When the insect first ecloses from the pupal case, the galea are separate. They are joined together by surface structures that interlock before the cuticle fully hardens, and they then remain joined throughout life. On reading about this process, I realised we had previously witnessed the interlocking process in action ...
These images show a Vanessa kershawi butterfly newly emerged from its pupal case. We watched as the wings slowly expanded and hardened, the insect eventually able to walk strongly and then fly off. What we had not appreciated at the time was the other transformation that was underway – the pair of galea gradually coming together from the base toward the tip, to ultimately form a functional proboscis. Fortunately we had captured this in a couple of photos. It is not something we are likely to see often.
Now, back to my summary of the Krenn paper ...
Uncoiling and coiling
The proboscis doesn't appreciably change in length when it is 'extended' or 'retracted'. Rather, it is simply flattened and packed away as a tight coil when not in use.
Uncoiling is largely a hydraulic process and occurs in a series of steps
1) Dorsal muscles at the base of the proboscis contract, swinging the coil up and forward. This releases the mechanism that was holding the coil secure and tucked in against the head.
2) The elasticity of the cuticle helps to unravel the coil into a loose 2-3 loops.
3) Other muscles in the head rhythmically contract, pumping body fluid into each of the two galea. The cuticle of the galea is flexible and elastic, accommodating the increased internal pressure by further uncoiling.
Recoiling is a little different, with more muscles involved
1) The hydraulic 'valve' is released, allowing the pressurised body fluid to flow back out of each galea.
2) The elasticity of the cuticle recoils the proboscis into a a loose coil of 2-3 loops.
3) The ventral intrinsic muscles of the galea contract to fully tighten the coil, squeezing most of the remaining body fluid out and flattening the proboscis again.
4) The entire coil is lowered through the action of other head muscles, returning it to the resting position tucked down against the head.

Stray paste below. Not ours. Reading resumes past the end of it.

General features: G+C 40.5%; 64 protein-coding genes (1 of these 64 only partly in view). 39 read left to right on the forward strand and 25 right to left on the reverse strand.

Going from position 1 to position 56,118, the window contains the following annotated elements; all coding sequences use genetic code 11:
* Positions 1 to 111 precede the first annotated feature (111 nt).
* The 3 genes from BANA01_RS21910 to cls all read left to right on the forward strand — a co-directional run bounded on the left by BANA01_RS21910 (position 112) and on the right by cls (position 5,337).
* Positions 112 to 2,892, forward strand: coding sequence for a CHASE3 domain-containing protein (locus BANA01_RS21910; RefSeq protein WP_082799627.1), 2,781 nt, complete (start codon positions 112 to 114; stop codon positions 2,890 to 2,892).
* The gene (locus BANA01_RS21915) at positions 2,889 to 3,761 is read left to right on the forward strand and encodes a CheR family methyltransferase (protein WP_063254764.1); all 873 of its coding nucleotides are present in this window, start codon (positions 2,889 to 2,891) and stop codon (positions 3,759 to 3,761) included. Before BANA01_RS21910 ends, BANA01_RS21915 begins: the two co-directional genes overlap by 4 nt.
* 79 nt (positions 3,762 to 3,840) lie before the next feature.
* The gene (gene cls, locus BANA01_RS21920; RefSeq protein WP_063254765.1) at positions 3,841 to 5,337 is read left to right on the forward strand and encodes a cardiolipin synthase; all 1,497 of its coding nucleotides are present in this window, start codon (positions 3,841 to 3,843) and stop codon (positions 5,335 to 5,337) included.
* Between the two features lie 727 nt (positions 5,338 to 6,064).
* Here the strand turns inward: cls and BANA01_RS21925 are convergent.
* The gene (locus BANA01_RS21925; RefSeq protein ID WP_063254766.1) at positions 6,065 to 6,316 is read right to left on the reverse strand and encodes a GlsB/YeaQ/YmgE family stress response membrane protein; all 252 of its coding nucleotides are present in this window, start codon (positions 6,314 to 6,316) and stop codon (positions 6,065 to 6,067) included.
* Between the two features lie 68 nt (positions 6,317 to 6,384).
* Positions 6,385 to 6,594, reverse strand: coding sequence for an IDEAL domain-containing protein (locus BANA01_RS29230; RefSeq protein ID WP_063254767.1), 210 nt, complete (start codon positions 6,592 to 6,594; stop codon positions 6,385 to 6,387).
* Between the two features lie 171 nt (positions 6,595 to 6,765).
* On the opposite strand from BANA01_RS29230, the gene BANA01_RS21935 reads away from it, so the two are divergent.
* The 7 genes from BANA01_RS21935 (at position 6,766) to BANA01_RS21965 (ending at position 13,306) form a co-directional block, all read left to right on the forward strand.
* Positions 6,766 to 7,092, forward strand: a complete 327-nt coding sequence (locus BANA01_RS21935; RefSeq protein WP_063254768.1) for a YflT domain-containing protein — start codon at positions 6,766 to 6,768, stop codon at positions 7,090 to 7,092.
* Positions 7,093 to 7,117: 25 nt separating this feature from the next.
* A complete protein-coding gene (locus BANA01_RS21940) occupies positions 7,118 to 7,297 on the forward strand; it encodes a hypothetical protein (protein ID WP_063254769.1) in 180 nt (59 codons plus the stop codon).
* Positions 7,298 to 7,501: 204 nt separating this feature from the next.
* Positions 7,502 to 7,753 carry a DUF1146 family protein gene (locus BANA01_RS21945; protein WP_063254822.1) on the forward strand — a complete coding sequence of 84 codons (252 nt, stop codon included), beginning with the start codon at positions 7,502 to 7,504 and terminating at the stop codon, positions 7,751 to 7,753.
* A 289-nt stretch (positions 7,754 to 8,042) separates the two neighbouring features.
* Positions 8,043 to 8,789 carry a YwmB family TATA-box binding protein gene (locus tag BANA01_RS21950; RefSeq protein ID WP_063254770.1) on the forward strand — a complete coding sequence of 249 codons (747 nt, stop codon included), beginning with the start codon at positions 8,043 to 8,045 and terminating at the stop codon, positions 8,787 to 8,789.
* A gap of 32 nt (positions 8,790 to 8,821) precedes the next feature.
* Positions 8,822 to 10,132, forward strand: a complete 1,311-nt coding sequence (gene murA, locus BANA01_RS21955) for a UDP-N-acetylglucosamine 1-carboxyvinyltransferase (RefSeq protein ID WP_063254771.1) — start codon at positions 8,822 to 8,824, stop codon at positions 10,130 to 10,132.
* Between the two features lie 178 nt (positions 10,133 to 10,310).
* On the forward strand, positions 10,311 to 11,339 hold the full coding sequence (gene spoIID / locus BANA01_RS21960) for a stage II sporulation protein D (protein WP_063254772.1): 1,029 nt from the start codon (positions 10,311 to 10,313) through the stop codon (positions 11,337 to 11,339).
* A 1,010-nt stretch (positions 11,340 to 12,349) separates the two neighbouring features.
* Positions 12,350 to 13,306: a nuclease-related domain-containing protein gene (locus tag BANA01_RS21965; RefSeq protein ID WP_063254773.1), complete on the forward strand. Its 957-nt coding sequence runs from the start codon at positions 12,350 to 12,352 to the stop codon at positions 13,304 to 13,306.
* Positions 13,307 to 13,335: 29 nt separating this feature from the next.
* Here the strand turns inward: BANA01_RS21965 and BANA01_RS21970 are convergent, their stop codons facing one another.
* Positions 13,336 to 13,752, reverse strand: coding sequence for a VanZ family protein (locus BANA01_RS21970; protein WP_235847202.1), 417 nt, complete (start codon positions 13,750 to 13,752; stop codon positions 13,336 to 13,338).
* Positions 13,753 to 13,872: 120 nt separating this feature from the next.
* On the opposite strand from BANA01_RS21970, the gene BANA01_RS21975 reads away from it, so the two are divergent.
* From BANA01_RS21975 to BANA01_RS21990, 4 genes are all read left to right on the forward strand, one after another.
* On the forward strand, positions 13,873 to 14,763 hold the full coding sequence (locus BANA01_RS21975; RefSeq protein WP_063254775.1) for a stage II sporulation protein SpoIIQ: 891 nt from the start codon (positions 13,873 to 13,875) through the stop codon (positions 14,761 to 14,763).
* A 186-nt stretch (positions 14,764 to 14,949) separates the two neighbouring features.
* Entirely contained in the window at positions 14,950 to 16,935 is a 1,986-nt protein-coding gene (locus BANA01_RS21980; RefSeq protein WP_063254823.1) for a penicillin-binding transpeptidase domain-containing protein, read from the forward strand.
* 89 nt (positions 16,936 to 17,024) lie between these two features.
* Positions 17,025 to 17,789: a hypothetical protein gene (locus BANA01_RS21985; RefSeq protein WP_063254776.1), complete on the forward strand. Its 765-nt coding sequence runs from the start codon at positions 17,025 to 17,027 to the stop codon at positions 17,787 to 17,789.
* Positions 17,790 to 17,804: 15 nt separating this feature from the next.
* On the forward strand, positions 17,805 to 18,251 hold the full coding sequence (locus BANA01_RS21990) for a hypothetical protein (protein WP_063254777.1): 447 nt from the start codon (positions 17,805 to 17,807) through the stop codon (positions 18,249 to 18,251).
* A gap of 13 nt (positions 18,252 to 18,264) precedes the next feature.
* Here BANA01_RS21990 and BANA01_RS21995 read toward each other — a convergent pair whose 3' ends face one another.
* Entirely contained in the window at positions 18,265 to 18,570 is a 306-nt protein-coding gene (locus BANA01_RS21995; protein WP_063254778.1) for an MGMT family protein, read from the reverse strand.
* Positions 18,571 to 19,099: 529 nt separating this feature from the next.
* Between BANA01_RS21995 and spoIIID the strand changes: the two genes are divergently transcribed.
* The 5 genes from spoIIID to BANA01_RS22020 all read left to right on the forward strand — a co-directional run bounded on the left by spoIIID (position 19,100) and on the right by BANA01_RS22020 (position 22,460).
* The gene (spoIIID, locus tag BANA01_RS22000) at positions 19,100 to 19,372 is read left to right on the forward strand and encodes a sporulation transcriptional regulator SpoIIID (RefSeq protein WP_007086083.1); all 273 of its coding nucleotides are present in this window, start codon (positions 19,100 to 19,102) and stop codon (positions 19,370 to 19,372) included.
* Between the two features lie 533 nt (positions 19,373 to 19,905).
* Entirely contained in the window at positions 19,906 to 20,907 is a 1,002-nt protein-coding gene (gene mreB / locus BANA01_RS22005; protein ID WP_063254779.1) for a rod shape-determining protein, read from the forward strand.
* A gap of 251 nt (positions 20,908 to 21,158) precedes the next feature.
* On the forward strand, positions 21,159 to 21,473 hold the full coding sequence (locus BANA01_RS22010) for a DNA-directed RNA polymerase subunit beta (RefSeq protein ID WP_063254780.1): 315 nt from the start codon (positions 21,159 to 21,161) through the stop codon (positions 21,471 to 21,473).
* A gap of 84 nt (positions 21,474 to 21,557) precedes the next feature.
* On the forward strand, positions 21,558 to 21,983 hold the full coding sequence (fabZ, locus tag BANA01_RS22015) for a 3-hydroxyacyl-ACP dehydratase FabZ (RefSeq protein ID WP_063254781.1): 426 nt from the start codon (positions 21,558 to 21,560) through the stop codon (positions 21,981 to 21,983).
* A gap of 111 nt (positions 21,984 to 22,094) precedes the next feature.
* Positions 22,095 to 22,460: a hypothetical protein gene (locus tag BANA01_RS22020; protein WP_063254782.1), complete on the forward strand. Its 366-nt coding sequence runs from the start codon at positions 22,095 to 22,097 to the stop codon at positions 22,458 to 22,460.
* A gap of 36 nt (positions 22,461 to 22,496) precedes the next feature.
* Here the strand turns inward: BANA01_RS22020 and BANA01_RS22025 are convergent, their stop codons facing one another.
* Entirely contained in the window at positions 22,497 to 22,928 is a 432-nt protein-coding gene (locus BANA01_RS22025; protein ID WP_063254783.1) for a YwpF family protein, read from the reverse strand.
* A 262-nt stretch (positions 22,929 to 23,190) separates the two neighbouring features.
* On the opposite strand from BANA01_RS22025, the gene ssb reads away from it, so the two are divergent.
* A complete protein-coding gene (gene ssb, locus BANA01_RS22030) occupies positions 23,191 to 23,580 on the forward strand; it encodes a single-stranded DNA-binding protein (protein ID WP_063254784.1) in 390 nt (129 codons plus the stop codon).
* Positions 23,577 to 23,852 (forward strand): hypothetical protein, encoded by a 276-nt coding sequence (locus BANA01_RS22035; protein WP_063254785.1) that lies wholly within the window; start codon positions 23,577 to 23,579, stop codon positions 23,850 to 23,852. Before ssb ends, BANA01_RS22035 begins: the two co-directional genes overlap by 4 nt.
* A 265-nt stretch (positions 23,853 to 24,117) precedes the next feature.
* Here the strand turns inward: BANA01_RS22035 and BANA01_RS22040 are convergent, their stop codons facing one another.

The proboscis has an 'elbow'
About a third of the way along there is an area with a different pattern of elasticity. Small changes in hydraulic pressure therefore enable the insect to 'flex' the proboscis at this point. And this bend has functional significance. It enables butterflies to be quite generalist in their nectar-feeding. They can drink from flowers with floral tubes of various depths by bending the proboscis at the elbow.
But what about those other parts of the face?
In many butterflies the proboscis is flanked by a pair of large, upwardly pointing structures covered in hairs. These 'palps' include a range of sense organs. In at least some moths and butterflies that have been studied in detail, sense organs on the palps can detect carbon dioxide concentrations in the air and the insects can use this as a cue to find flowers. They can even use relative carbon dioxide levels to detect the most nectar-productive flowers. Extraordinary!
(Of course, vision is also a critical sense for butterflies. It has been shown that butterflies use colour vision for finding flowers and that they are far more sensitive to colour than many other insects, including bees - Arikawa, 2017)
With this new insight into how the proboscis works, I look back over yesterday's photos with fresh eyes. I see the proboscis 'elbow' as the Bright Copper tests the depth of each flower. The opening along the dorsal tip is visible as a distinct region, wet with nectar during feeding. And the shape of the proboscis during grooming reflects the second step in the recoiling process - the hydraulic pressure released but the intrinsic muscles yet to rewind and flatten the coil. It all makes much more sense. As does the need to be fastidious with cleaning and maintenance!